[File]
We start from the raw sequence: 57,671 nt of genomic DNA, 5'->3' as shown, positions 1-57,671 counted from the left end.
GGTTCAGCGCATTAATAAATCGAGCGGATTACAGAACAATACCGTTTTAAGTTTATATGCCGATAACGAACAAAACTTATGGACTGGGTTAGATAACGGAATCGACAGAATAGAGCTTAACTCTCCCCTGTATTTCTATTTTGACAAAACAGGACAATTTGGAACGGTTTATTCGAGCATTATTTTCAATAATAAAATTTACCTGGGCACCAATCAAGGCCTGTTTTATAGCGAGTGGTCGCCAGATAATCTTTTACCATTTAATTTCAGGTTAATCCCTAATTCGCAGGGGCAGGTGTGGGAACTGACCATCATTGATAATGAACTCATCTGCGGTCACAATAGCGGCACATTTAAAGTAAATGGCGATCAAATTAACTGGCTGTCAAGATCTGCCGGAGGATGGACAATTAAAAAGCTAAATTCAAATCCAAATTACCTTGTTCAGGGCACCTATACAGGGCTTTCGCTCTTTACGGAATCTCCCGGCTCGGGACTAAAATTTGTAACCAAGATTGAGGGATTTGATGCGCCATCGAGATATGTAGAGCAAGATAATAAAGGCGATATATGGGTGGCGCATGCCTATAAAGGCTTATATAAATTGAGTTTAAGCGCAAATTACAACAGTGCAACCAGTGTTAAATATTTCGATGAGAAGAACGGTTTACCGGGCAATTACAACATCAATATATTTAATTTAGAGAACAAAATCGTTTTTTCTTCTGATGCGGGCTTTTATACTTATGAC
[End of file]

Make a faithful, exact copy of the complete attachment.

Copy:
We start from the raw sequence: 57,671 nt of genomic DNA, 5'->3' as shown, positions 1-57,671 counted from the left end.
GGTTCAGCGCATTAATAAATCGAGCGGATTACAGAACAATACCGTTTTAAGTTTATATGCCGATAACGAACAAAACTTATGGACTGGGTTAGATAACGGAATCGACAGAATAGAGCTTAACTCTCCCCTGTATTTCTATTTTGACAAAACAGGACAATTTGGAACGGTTTATTCGAGCATTATTTTCAATAATAAAATTTACCTGGGCACCAATCAAGGCCTGTTTTATAGCGAGTGGTCGCCAGATAATCTTTTACCATTTAATTTCAGGTTAATCCCTAATTCGCAGGGGCAGGTGTGGGAACTGACCATCATTGATAATGAACTCATCTGCGGTCACAATAGCGGCACATTTAAAGTAAATGGCGATCAAATTAACTGGCTGTCAAGATCTGCCGGAGGATGGACAATTAAAAAGCTAAATTCAAATCCAAATTACCTTGTTCAGGGCACCTATACAGGGCTTTCGCTCTTTACGGAATCTCCCGGCTCGGGACTAAAATTTGTAACCAAGATTGAGGGATTTGATGCGCCATCGAGATATGTAGAGCAAGATAATAAAGGCGATATATGGGTGGCGCATGCCTATAAAGGCTTATATAAATTGAGTTTAAGCGCAAATTACAACAGTGCAACCAGTGTTAAATATTTCGATGAGAAGAACGGTTTACCGGGCAATTACAACATCAATATATTTAATTTAGAGAACAAAATCGTTTTTTCTTCTGATGCGGGCTTTTATACTTATGAC